We alluded above to the misgivings one of us felt in writing a proposal and administering a grant for a pastoral counseling and chaplaincy program when such a process allowed for such power to determine the criteria for measuring concepts such as health, hope, dysfunction, despair, meaning, love, and peace. We recognize that earnest efforts to improve health, cultivate hope, address dysfunction, lessen despair, provide meaning, risk love, and encourage peace will not all be equally effective and that responsible use of resources will entail some way of determining what kinds of practices work better in these regards. But we are struck by the lack of attention paid to the question of who gets to set the criteria for such determination. In fact, we think that a singular reliance on quantifiable measures leaves funders, researchers, and practitioners less able to reflect on the power dynamics involved in setting such criteria.

We also think that practical theologians have two particular capacities in this area that enable them to provide a corrective perspective. First, a training in contemporary theological perspectives makes us keenly aware of the potential for any effort to offer care for another human being to turn into an effort to control them and compel them to do what we want them to “for their own good.” We recognize this, at least in part, because we acknowledge just how efficient religion is in such efforts, and our theological education has taught us the importance of such self-critique. Second, and in relation to the first, our commitment to interdisciplinary scholarship and practice leaves us able to appreciate other disciplines and to learn from the scholarship and practices of colleagues. It also make us, we hope, equal partners in interdisciplinary research and practice, enabling us to raise a critical voice honed by the kind of theological self-critique we described above.

What are the costs of defining spiritual health as the quantifiable cessation of negative symptoms? 

We express some strong misgivings about efforts to define efficacy solely in terms of those negative components of individual lives or of communities that are alleviated. This question of alleviating symptoms is important, but we believe that by itself it creates a broader perception that the only thing that matters is to avoid difficulties in life. In such a perspective anyone who is sad is suffering from depression and their sadness must be alleviated. But sadness may be the result of a health impulse or of a faithful response to God’s call. It may arise because we love someone who is suffering or because we recognize our own inevitable complicity in systems that lead to others’ suffering. In such instances, the response is not to do away with the sadness per se but to work to address the underlying cause of the suffering or to commit ourselves to work toward a different social order. Such efforts are not quantifiable; they’re not even counted as legitimate criteria for telling us whether our efforts are effective. But they are important, and they are commitments we are taught to make and strive to honor based on theological perspectives and practices. We believe practical theologians can offer reminders to our colleagues in other disciplines about the importance of these kinds of commitments that will have a direct impact on the way people live their lives not merely as well-adjusted individuals but as people committed to a vision of social justice.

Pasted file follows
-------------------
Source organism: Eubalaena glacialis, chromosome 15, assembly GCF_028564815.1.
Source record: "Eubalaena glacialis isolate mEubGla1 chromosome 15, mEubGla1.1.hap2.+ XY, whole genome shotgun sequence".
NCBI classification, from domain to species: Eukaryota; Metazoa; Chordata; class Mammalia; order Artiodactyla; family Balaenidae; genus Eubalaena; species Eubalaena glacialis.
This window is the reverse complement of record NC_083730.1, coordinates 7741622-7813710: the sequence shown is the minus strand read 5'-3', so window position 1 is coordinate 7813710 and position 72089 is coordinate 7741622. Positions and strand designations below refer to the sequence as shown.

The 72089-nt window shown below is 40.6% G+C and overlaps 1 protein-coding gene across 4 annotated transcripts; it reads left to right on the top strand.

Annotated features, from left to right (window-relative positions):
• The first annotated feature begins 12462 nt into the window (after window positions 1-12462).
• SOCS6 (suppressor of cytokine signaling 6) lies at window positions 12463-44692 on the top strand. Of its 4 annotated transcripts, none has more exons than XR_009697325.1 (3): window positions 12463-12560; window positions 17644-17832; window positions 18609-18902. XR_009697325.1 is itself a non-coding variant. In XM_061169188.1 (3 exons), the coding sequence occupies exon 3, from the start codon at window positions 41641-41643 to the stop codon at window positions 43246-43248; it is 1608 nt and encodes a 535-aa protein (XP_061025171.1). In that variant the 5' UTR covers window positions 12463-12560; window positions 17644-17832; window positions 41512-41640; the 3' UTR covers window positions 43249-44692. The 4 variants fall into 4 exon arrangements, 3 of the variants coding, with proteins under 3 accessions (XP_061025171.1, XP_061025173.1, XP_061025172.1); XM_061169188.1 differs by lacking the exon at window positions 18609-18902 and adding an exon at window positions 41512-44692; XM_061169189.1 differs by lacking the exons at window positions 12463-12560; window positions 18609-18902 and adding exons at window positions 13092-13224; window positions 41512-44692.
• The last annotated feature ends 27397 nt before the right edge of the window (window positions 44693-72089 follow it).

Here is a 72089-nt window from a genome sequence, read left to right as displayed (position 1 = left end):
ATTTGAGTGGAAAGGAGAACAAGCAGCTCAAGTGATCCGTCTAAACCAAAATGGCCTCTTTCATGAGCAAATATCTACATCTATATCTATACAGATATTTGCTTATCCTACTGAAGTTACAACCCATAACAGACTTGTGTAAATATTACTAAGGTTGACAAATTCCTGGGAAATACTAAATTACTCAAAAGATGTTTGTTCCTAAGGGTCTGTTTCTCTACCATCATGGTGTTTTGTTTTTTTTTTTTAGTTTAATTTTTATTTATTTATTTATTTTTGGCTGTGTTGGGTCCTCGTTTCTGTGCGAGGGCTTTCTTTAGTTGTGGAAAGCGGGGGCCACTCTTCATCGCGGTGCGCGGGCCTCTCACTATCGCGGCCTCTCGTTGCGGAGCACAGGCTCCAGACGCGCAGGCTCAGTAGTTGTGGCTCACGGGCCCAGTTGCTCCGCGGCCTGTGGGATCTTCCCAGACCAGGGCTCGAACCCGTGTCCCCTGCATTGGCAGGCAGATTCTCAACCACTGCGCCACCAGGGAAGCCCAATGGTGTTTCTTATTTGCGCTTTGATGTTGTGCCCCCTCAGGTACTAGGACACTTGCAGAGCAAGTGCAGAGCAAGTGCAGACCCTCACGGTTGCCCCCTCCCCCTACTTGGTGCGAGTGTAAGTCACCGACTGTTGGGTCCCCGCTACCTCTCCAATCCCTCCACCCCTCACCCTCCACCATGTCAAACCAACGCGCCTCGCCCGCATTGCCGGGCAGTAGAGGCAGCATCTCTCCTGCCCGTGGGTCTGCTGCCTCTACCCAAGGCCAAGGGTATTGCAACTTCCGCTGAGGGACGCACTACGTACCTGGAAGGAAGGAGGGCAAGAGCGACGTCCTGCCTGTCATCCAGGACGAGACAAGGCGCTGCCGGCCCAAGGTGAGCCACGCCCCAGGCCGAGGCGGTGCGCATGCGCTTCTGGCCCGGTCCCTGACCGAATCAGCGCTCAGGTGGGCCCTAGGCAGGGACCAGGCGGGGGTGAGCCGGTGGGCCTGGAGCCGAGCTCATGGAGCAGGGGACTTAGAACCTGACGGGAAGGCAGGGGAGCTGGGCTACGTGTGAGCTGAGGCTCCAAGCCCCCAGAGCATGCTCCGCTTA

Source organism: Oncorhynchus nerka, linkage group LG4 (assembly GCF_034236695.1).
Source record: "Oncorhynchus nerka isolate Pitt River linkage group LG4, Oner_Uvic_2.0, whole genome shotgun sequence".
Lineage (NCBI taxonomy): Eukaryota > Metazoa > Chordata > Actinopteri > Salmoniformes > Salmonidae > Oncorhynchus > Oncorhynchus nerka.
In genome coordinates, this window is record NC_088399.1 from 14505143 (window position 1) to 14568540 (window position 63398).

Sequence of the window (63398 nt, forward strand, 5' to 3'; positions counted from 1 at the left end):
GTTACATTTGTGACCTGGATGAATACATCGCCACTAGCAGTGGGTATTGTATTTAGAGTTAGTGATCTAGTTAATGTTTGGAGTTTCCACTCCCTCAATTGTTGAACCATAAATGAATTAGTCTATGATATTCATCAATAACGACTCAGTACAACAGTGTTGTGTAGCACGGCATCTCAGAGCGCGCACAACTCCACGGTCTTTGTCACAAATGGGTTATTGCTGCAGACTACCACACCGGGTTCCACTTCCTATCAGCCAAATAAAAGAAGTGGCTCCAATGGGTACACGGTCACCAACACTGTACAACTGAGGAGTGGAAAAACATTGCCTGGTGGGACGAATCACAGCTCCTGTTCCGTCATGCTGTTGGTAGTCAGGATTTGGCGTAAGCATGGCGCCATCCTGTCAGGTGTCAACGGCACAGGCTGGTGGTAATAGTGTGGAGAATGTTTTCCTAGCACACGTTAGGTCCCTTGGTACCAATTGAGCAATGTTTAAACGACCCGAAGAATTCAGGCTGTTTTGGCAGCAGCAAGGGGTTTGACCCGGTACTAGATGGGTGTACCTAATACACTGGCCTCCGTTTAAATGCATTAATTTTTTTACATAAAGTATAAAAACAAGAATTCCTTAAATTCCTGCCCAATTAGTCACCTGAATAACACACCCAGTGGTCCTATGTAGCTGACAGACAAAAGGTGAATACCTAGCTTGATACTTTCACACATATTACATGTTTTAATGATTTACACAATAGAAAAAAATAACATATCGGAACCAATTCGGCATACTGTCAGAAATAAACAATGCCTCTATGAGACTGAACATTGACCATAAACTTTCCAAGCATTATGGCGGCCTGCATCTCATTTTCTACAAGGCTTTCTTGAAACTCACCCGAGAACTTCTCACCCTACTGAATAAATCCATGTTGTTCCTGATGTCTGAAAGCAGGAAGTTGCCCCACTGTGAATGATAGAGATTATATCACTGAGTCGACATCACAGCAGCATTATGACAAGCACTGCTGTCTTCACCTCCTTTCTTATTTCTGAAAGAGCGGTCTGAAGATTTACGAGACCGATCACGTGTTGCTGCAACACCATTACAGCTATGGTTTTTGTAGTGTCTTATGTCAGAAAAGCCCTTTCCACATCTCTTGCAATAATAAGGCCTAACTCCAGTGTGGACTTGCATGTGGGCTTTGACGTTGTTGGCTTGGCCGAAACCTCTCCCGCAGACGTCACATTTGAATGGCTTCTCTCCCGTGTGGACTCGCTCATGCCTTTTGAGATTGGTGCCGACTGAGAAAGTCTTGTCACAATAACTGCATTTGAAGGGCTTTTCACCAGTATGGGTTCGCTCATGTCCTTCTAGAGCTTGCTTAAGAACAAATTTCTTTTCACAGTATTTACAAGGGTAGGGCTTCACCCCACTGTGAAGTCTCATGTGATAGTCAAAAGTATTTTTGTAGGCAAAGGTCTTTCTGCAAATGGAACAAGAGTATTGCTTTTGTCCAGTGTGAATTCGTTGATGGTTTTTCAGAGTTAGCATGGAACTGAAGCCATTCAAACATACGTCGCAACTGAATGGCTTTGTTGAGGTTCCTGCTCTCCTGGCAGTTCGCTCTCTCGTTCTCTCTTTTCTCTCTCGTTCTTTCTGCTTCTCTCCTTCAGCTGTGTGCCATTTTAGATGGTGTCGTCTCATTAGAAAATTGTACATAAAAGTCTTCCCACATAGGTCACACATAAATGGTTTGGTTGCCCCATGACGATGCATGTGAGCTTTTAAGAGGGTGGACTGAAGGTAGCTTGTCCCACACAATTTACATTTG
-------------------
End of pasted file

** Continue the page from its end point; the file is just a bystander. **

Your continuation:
Are the practices of caring about one another to be measured only in terms of improvement of one person through the skilled actions of another?  

In relation to the second point above, we believe that certain kinds of commitments lead us to recognize our mutual dependence on one another and to commit ourselves to one another both as symptoms are alleviated or communities get healthier and as symptoms are exacerbated or communities struggle. Such a commitment is not the same as complacence. On the contrary, such a commitment works hard for positive outcomes in both individual and communal lives, but it also recognizes that these outcomes are not primary but are, rather, derivative of a deeper commitment to one another. Such commitments require us to recognize the gift of life in all of its complexity and to say yes to all of life in its wonderful, awful mixture of grace and suffering. From such a viewpoint, the criterion for effective programs of pastoral counseling or public health prevention is measured by our willingness to enter into the mix of life in all its complexity.


Seminary education, doctoral studies, clinical practice, and graduate-level teaching did not prepare us for the current reliance on evidence-based practices and outcome measures as the sole criteria by which to measure our work and our scholarship. Even as we have struggled to come to terms with these demands, we have come to believe that they are not the only criteria to which we must commit. In that regard, we believe that theology offers a unique perspective from which to see and appreciate other, deeper commitments. Even if we don’t have any evidence for believing it.

Photo: The Thinker, by Auguste Rodin, at the California Palace of the Legion of Honor.  Public Domain.

By John Blevins and Mary Elizabeth Toler
John Blevins is associate research professor in the Interfaith Health Program of the Rollins School of Public Health at Emory University. Mary Elizabeth Toler is assistant professor of Pastoral Clinical Mental Health Counseling at Neumann University.